Filmmaker Rohit Shetty has action in his DNA. His father was yesteryear fight composer and famous baddie MB Shetty.
And as far as Rohit is concerned, he doesn’t remember ever wanting to do anything except following in his father’s footsteps. “I’m exaggerating, but I think I wanted to be an action director from the time I was born. I became a film director accidentally. And this, I owe to my parents,” he says.
About the challenges of shooting the action sequences in Singham Returns, he adds, “The film is entirely based in Mumbai, and shooting action in the city is a huge challenge. Filming an action scene on a grand scale is an adventure by itself. At any given point of time, there are two or three shoots happening here. Stopping traffic, stopping the local trains and focusing on their time gap — one has to fine-tune everything. Not to forget that the city is always on red alert. So, one has to deal with a lot of authority. I’m fortunate that the protagonist of my film, Bajirao Singham, is a law-abiding police officer and so, the police did have a soft spot for us. I’m grateful to the Mumbai Police, who helped us with permissions. Had they not allowed us, we could never have dreamt of shooting in places like the Gateway of India. Post the terror attacks of 26/11, no film has been allowed to shoot there. Kids of this generation may never have seen Mumbai on screen the way we have captured the city in our film. Whether it is the railway tracks of Reay Road, Ballard Pier, or the Mahim Dargah, we have done breathtaking action around all these iconic landmarks.”
Rohit continues, “It would be cliched for me to say that our action scenes are different. But I must still add that there are at least three sequences that I haven’t done before.” He adds, “There are hand fights and car chases in every film of mine. But the audience will get to see something new in the action scene shot at Reay Road, barely 10 feet away from the tracks. Can you imagine, we had Ajay running, fighters flying, cars being blown up! And the real challenge was that there were live electric cables, because the local trains were also passing by. A thousand people were present on the set when this sequence was being canned, so you can imagine the level of coordination and discipline we needed.” Rohit is also proud of the action done on the Bandra-Worli Sea Link, some of which was live — the rest was done using computer graphics (CG).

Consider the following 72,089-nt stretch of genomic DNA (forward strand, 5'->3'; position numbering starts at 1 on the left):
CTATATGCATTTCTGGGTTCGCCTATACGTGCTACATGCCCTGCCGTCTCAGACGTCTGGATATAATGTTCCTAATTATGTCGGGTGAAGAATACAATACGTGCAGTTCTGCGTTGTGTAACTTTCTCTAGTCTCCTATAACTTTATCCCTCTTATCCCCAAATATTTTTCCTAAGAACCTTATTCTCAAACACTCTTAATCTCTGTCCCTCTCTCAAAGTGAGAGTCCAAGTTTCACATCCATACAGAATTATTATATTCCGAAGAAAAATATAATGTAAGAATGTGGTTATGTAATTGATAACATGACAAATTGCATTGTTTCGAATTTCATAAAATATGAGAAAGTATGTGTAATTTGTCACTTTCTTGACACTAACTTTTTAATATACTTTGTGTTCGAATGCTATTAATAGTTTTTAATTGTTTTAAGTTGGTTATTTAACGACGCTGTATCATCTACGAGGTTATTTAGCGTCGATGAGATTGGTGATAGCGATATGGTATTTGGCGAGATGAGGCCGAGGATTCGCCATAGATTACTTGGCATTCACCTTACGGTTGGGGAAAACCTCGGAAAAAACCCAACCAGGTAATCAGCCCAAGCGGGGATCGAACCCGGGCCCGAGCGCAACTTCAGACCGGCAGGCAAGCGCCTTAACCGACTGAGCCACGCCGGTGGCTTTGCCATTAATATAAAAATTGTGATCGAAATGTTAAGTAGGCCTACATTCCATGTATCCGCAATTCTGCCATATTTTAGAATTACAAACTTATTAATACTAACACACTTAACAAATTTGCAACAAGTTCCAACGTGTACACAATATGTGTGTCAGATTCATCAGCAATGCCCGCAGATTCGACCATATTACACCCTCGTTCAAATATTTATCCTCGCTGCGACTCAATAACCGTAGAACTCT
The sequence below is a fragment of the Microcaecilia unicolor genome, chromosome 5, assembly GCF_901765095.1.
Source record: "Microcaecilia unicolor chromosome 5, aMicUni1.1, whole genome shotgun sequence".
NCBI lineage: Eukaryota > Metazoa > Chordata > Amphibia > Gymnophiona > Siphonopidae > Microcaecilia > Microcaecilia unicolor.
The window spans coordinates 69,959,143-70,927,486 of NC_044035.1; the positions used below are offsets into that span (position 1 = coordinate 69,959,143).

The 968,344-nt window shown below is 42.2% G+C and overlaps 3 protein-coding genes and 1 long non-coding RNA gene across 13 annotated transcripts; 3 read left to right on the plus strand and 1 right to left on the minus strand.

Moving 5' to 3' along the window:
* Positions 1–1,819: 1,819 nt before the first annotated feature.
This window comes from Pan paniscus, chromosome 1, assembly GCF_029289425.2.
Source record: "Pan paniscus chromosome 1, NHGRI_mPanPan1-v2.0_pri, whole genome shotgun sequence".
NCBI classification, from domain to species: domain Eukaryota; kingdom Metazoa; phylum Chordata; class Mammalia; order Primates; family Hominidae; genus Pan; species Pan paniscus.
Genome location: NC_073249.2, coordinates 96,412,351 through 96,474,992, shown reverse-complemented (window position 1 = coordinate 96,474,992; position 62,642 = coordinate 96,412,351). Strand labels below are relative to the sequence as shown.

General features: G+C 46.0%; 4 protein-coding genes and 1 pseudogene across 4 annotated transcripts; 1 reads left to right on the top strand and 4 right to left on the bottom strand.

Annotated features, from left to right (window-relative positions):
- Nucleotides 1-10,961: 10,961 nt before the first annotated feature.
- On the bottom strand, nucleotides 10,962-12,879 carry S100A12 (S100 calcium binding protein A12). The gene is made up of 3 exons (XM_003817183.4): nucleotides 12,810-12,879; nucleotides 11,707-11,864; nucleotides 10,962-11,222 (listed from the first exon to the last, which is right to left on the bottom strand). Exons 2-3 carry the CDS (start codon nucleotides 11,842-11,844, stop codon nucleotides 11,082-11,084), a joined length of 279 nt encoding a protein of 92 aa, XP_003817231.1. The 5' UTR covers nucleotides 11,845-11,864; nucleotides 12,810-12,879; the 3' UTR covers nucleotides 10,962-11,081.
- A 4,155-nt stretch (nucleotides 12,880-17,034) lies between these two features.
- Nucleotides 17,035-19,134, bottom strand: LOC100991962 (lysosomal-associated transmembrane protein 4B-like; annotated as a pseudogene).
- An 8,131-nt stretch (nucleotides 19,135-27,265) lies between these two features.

Of course, the Mission: Impossible 3-style shot of Tom Cruise, replicated by Ajay Devgn, is a live action sequence. “There is no CG on this one,” the filmmaker clarifies. He explains, “There was a thin mat, which the unit kept and they had to actually pull Ajay from alongside the jeep. However, the vehicle moved and Ajay got cramped in the real shot.” Singham Returns, produced by Ajay Devgn Ffilms and Rohit Shetty Productions, and presented by Reliance Entertainment, releases August 15.